‘Blocking access to buildings violates College policy’
Claremont McKenna College students who helped shut down a Blue Lives Matter speech on campus last week may face suspension or expulsion, a campus spokesperson told The College Fix.
Joann Young, director of media relations at the school, said via email that campus officials will review videos, photos and social media posts as part of a thorough investigation into the matter, during which Heather Mac Donald, a Manhattan Institute scholar and author of the 2016 book “The War on Cops,” had her speech effectively shut down after a throng of roughly 250 rowdy protesters blockaded the doors.
Mac Donald ended up livestreaming her speech to a near-empty room as demonstrators outside banged on windows and shouted “F*ck the police” and “Black Lives Matter.”
Young said those found responsible face a range of possible sanctions, “including but not limited to temporary or permanent separation from the college.”
Hiram Chodosh, president of Claremont McKenna College, stated a day after the incident in a campuswide message that those responsible are “a large group of students from the Claremont Colleges, including a small number of CMC students and some individuals from external communities.”
Claremont McKenna is part of the Claremont Colleges, a consortium of five elite private universities in Southern California, the others being: Pomona, Scripps, Harvey Mudd and Pitzer colleges.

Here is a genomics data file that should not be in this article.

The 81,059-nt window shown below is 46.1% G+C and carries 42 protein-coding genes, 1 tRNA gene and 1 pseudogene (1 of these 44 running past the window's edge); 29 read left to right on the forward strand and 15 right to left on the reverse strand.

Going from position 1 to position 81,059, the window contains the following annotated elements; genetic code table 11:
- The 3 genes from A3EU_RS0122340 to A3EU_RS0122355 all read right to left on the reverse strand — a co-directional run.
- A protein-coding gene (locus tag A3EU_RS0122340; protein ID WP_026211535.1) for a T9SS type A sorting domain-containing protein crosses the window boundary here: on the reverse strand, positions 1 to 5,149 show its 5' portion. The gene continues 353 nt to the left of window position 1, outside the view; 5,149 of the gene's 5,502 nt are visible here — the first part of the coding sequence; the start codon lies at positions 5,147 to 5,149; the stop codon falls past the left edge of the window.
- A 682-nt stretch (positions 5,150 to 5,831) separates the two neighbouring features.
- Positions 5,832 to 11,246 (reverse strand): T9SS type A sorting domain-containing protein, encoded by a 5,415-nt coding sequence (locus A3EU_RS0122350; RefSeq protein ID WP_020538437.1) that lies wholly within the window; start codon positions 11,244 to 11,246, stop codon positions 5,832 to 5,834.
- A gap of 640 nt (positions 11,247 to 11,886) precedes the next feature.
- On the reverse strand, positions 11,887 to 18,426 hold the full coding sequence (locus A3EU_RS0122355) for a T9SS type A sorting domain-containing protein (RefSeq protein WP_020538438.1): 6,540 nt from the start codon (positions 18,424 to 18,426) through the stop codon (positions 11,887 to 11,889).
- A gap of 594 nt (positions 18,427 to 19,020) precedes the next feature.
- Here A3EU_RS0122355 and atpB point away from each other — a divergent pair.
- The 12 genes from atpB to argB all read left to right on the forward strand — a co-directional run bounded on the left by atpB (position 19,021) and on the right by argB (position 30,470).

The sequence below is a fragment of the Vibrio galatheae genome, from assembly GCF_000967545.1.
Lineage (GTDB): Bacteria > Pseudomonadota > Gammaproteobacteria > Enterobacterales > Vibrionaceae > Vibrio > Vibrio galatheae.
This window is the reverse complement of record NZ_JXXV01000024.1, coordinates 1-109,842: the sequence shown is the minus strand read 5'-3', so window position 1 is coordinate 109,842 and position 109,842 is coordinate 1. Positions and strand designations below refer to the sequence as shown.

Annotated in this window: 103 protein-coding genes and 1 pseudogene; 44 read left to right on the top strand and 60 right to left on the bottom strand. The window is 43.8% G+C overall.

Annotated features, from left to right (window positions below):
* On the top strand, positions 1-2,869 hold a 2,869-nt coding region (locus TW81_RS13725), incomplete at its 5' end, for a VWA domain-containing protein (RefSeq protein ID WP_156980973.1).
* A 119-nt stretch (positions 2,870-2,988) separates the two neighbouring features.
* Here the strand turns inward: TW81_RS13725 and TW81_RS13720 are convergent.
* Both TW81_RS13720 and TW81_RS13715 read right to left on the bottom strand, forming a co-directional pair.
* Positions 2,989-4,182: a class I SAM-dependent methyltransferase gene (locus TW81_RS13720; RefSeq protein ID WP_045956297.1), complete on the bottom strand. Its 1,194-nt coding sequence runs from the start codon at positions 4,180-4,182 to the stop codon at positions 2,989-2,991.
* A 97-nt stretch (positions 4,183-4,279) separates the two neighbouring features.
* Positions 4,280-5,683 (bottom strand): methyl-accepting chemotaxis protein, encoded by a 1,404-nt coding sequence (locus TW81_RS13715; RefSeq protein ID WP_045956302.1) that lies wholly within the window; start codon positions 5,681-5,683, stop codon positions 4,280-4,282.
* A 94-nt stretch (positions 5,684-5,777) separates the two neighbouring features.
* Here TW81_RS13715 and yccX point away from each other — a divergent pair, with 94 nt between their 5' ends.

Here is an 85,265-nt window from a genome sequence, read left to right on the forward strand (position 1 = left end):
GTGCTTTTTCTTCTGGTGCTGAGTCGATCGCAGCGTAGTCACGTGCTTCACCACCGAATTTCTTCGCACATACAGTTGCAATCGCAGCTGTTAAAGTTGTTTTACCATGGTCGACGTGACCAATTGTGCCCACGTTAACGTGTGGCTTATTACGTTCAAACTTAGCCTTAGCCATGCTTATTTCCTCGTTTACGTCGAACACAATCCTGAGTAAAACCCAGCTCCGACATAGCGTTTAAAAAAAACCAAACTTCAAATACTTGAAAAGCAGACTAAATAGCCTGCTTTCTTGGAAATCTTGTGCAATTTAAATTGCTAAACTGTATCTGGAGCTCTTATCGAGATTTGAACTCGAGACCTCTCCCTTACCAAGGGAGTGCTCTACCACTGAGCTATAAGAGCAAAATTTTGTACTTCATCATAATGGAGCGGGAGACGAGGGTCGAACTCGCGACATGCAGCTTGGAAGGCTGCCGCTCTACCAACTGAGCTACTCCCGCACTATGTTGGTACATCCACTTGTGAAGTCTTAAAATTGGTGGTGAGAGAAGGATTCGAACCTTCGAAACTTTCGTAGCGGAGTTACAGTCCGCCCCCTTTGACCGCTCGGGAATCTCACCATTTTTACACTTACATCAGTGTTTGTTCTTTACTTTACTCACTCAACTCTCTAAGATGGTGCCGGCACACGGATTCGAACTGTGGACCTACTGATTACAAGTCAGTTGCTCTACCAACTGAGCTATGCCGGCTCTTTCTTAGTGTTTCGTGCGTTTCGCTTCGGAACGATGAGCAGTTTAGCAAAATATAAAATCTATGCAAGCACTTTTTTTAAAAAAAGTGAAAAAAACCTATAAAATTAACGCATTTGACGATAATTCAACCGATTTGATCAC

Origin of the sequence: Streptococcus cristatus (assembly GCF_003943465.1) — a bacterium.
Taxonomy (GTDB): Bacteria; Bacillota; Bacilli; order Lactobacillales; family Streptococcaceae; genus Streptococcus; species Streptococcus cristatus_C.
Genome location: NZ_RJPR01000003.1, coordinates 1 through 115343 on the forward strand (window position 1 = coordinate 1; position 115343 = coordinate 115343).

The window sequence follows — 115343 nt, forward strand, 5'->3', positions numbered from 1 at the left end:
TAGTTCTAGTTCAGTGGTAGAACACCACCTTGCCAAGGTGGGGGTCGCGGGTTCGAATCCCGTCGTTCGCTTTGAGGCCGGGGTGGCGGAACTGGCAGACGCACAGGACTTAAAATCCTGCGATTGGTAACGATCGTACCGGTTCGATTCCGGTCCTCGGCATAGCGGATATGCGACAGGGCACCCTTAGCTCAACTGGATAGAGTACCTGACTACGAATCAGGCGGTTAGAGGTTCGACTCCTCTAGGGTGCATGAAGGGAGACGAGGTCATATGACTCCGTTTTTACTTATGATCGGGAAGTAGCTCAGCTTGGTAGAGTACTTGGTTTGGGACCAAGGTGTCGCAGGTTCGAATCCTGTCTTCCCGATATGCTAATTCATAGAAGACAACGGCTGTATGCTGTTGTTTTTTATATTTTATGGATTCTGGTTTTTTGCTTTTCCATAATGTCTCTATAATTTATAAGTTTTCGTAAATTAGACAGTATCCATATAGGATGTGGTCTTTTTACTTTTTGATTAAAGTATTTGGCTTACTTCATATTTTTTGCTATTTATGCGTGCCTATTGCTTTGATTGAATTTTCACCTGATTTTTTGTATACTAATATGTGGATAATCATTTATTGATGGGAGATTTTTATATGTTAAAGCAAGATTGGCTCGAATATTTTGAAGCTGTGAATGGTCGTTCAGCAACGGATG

It appears students shared a “Shut Down Anti-Black Fascist Heather Mac Donald” Facebook event that rallied many.
Chodosh, in his statement to the community, took some responsibility for the decision not to have campus police disperse the mob blocking the entrances.
“Based on the judgment of the Claremont Police Department, we jointly concluded that any forced interventions or arrests would have created unsafe conditions for students, faculty, staff, and guests. I take full responsibility for the decision to err on the side of these overriding safety considerations,” he stated.
“Notwithstanding these efforts to stifle a speaker, Heather Mac Donald was able to give her presentation to a small audience at the Athenaeum. We also live-streamed her talk. Nearly 250 people viewed the presentation live, and her presentation that is posted on our CMC homepage has already been viewed over 1,400 times. In the end, the effort to silence her voice effectively amplified it to a much larger audience,” he continued.
“Blocking access to buildings violates College policy. CMC students who are found to have violated policies will be held accountable. We will also give a full report to the other Claremont Colleges, who have responsibility for their own students.”
He concluded by saying the school will develop strategies to make sure a mob of students cannot shut down a sanctioned campus event again.